Dan Rather, the former CBS news anchorman, called the other day for President Barack Obama to appoint "a White House commission on public media" to study ways to save journalists' jobs and keep news organizations, especially newspapers, alive. "A truly free and independent press," he told theAspen Daily News, "is the red beating heart of democracy and freedom."
Those of us who grew up watching him on TV know that Rather's red beating heart bleeds blue. His liberal politics were rarely off-screen, and he left his correspondent's job at 60 Minutes (the matter is being litigated) amid controversy over fabricated documents showing that the young George W. Bush had allegedly received special treatment in the Texas Air National Guard.
Rather went on to say, according to the Aspen paper's summary, that "the free press, as established by the First Amendment to the Constitution, ought to operate as a public trust, not solely as a money-making endeavor…."
So let's see. Rather contends that the First Amendment, the same one establishing "a truly free and independent press"—independent of government, that is—now is an excuse for turning the press into a "public trust," presumably with tax and regulatory favors to allow the media to thrive. Granted, he isn't calling directly for a government bailout; he's calling for a commission to lower resistance to the idea of a bailout by studying ways to do it.
On that principle, I look forward to his proposal for a White House commission to study the alarming drop in support for mainstream Protestant churches. The First Amendment guarantees them freedom, but people aren't filling the pews anymore. What will happen to the red beating heart of American religion?
No one disputes that American newspapers are in trouble; they're dropping like flies. The 150-year-old Rocky Mountain News shut down almost six months ago, the daily Christian Science Monitor publishes only online now, and the New York Times, the gray lady herself, was forced to borrow $250 million from a Mexican financier at 14% interest. In the old days, a lady didn't do that kind of thing.
What's killing newspapers? The principal suspect is the internet, which not only scoops print journalism by shortening the news cycle but also steals print's thunder by circulating print articles, for free, before the paper is even out. Newspaper ad revenues have fallen precipitously because it's easier, cheaper, and often more effective to advertise on the web.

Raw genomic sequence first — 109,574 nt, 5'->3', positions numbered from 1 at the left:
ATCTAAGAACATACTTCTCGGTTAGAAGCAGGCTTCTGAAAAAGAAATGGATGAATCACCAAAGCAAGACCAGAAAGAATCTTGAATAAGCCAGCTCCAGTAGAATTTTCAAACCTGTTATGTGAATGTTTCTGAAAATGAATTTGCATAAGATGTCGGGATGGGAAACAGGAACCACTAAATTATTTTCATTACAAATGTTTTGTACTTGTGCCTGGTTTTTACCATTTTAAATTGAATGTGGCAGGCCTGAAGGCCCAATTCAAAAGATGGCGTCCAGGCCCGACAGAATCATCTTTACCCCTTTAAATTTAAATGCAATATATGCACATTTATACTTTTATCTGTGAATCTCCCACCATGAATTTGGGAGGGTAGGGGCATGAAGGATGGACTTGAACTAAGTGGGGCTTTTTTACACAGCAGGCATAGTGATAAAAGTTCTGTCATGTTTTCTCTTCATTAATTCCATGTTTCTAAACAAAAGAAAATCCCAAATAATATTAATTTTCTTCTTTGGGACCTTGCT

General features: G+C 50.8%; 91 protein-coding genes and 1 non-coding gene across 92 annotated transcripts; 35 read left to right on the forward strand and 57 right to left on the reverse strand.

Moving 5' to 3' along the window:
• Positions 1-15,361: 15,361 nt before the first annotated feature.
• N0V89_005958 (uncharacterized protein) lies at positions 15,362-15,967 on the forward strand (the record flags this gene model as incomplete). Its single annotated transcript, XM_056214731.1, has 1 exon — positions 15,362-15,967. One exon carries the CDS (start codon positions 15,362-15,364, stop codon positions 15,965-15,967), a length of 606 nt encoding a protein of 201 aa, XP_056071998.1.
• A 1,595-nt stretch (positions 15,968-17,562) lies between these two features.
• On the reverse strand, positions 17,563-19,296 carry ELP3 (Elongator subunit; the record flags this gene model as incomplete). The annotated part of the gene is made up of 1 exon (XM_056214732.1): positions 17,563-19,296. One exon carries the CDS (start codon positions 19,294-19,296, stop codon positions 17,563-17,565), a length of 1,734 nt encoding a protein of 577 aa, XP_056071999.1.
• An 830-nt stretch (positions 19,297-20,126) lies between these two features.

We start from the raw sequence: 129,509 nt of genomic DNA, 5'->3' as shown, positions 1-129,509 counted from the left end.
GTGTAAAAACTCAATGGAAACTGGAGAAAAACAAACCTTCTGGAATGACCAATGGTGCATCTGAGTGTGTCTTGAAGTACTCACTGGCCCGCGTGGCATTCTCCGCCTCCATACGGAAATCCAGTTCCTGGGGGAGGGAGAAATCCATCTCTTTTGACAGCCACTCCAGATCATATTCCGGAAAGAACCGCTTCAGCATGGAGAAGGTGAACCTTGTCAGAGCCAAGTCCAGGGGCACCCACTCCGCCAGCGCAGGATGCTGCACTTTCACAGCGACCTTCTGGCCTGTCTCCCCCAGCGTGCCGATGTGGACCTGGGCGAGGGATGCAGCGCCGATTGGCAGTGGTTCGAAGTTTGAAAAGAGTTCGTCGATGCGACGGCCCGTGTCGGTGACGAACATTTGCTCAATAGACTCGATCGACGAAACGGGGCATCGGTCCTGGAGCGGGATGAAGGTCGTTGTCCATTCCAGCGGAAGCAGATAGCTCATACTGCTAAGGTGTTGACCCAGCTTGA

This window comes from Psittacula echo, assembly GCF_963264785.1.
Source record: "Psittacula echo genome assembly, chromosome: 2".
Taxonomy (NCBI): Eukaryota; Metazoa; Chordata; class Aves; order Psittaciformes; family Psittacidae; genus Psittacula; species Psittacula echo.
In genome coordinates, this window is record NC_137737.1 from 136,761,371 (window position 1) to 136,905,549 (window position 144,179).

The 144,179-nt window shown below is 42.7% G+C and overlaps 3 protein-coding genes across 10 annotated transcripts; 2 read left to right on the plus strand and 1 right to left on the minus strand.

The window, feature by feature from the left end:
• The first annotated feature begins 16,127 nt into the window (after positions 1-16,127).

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Permit me, however, to add another factor. Many American newspapers in the course of the last century developed a stultifying self-importance. Hegel, who as far as I know is the first philosopher to edit a newspaper, was present at this attitude's birth. In his diary he wrote: "Reading the morning newspaper is the realist's morning prayer." To Hegel, in other words, the daily paper represents the ascent from superstitious faith in God to realistic faith in science and history. The newspaper's account of world events is the first draft of true scripture, showing God's will at work turning Earth into rational heaven.
But have you tried reading the heavenly editorial pages of, oh, the San Francisco Chronicle or the New York Times? It's impossible, at least if you value lively writing, humor, and sharp thinking. Everything is ex cathedra, written with a drear infallibility far surpassing any pope's. A kindred smugness—Rather is its public face—often grips the news pages, leavened only by the irony oozing from the lifestyle and entertainment reporting. And how few papers retain any sense of local character, most of which has been sacrificed to Hegel's God of universal wisdom, known in the business as the journalism schools and wire services. The only sections responding to the natural limits of human affection and knowledge are the business and sports pages. The latter are superior because they invite readers to share in the athletes' beautiful, unironic, and unashamedly partisan (Go Dodgers!) quest for excellence.
The red beating heart of American democracy will continue to beat, without a government pacemaker, in the newer media and livelier newspapers—those curious about the world, fond of the best pens, and honest about their own loyalties. For the rest of the media herd now threatened with extinction, their best hope is to be included in your morning prayers.